The following has been added: “As shown in Figure 2, hospitals with COVID-19-positive cases already have higher percentages of restraint in the hospital than those before the COVID-19 pandemic. It may be desirable to evaluate the quality of dementia care and the involvement of a geriatric specialist; however, this is not possible owing to a limited database. However, the target population for this study was the inpatients for whom dementia care benefit was calculated. We believe that the quality of care in the two populations is secured to a certain extent because the hospitals need to have staff trained in dementia care and conduct regular care meetings in order to calculate the additional fee. Additionally, since this study uses the impact of COVID-19 as an intervention point to compare the percentage of physical restraint practices in the hospital for each group over time, we believe that this is not a problem.”

(Supplement): Owing to lack of data, I am unable to present the quality of care; nevertheless, I have information regarding the presence of the dementia care team.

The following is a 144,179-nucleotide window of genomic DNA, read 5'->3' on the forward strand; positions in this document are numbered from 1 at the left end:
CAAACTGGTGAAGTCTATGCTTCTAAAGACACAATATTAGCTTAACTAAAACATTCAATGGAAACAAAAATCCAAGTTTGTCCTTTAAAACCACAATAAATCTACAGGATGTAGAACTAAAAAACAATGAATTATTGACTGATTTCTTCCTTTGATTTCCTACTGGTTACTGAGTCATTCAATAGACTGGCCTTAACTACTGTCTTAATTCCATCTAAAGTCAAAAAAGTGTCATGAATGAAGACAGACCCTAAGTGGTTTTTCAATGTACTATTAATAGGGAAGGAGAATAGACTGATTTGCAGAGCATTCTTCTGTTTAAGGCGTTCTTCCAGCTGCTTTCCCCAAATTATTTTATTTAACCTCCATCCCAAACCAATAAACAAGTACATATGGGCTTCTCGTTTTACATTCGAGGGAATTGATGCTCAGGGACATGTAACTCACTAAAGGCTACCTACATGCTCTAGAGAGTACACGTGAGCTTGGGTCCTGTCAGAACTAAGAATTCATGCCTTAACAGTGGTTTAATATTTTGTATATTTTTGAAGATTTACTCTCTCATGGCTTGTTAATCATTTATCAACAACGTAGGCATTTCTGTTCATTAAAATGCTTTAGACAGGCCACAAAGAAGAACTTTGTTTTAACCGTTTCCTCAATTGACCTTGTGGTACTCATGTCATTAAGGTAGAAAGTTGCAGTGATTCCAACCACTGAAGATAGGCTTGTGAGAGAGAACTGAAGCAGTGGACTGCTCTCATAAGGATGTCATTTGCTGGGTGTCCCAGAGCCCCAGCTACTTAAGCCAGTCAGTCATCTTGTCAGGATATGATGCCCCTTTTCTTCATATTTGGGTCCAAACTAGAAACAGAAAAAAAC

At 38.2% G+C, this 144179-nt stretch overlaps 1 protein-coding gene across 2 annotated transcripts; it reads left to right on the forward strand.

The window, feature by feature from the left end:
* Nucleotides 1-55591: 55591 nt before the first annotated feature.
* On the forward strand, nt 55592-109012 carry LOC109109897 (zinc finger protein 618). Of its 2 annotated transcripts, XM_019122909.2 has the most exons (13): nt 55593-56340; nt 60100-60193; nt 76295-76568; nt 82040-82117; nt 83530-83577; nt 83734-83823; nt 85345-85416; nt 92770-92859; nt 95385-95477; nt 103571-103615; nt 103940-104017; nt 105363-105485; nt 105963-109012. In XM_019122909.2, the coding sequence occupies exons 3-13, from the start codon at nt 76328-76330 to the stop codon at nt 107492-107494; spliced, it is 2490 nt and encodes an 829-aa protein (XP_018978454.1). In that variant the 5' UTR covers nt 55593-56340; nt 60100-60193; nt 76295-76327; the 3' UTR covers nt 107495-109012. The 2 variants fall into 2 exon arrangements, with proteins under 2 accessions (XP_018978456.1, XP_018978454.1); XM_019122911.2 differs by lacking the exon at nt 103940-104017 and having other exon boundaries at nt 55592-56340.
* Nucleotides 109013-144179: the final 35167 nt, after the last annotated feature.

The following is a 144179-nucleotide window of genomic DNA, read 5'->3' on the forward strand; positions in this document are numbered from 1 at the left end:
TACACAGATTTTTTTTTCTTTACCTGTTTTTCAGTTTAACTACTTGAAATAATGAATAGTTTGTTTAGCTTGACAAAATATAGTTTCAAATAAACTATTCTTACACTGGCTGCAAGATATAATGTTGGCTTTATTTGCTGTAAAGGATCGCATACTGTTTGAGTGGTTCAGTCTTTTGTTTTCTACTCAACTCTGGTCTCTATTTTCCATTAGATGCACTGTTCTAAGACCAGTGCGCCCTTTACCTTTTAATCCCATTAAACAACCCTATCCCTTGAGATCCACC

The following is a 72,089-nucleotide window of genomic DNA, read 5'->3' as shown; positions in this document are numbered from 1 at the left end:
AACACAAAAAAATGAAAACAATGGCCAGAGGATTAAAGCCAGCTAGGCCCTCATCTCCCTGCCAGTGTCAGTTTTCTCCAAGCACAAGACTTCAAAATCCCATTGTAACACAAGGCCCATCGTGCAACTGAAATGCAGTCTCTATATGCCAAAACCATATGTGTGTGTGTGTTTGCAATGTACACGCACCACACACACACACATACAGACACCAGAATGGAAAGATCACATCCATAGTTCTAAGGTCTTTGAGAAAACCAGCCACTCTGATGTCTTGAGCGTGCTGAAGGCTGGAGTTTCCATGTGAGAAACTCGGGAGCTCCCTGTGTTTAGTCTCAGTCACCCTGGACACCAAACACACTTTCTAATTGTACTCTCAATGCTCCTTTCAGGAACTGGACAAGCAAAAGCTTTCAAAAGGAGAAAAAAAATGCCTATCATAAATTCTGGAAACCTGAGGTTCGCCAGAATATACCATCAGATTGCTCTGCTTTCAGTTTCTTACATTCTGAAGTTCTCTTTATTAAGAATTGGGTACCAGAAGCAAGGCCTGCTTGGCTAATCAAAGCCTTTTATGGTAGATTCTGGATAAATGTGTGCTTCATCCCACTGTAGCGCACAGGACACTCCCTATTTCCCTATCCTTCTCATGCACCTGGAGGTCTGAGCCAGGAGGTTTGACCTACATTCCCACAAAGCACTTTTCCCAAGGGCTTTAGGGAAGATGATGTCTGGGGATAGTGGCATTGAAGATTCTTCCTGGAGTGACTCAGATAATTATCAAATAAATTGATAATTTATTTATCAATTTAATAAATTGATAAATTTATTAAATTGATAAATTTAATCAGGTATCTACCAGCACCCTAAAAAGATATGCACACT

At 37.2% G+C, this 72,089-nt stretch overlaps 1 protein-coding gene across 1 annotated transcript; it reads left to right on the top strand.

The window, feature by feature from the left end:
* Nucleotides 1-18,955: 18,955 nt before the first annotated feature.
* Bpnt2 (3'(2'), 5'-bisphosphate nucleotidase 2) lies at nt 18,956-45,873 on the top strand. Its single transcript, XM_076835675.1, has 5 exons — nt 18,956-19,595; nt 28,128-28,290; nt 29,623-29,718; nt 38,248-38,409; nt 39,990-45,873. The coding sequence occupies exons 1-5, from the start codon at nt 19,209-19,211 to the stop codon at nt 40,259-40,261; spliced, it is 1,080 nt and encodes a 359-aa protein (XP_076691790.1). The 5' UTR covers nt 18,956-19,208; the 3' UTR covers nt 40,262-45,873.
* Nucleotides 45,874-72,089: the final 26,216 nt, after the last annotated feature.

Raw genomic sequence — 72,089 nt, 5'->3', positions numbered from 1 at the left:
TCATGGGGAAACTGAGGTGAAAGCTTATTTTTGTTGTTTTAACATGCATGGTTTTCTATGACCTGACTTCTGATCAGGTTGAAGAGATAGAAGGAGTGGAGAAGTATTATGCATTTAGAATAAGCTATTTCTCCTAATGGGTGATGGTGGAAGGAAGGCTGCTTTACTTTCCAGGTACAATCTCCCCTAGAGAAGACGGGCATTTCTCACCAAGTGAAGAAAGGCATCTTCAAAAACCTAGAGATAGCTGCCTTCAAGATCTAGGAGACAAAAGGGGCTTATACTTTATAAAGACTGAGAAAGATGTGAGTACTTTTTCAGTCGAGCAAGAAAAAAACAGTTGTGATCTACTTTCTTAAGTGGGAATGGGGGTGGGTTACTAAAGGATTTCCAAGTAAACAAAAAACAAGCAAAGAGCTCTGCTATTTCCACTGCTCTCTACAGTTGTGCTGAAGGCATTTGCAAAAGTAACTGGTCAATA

Group 1 January 2019 to February 2020 March 2020 to June 2020

Number of patients 80,468 16,765

Cared by dementia care team, n (%) 36193 (45.0) 9127 (54.4)

Group 2 January 2019 to February 2020 March 2020 to June 2020

Number of patients 48,424 10,199

Cared by dementia care team, n (%) 13719 (28.3) 3369 (33.0)

Reviewer #2: General comments

Specific comments

Major

Q. It would be better to provide more detailed definitions of the state of emergency declaration and Group 1/2. Is the state of emergency nationwide or only for a specific region? Why was the deadline set at July 4, 2020? Did the group 1 receive COVID-19 patients only after the state of emergency was declared or not regardless of the time of declaration?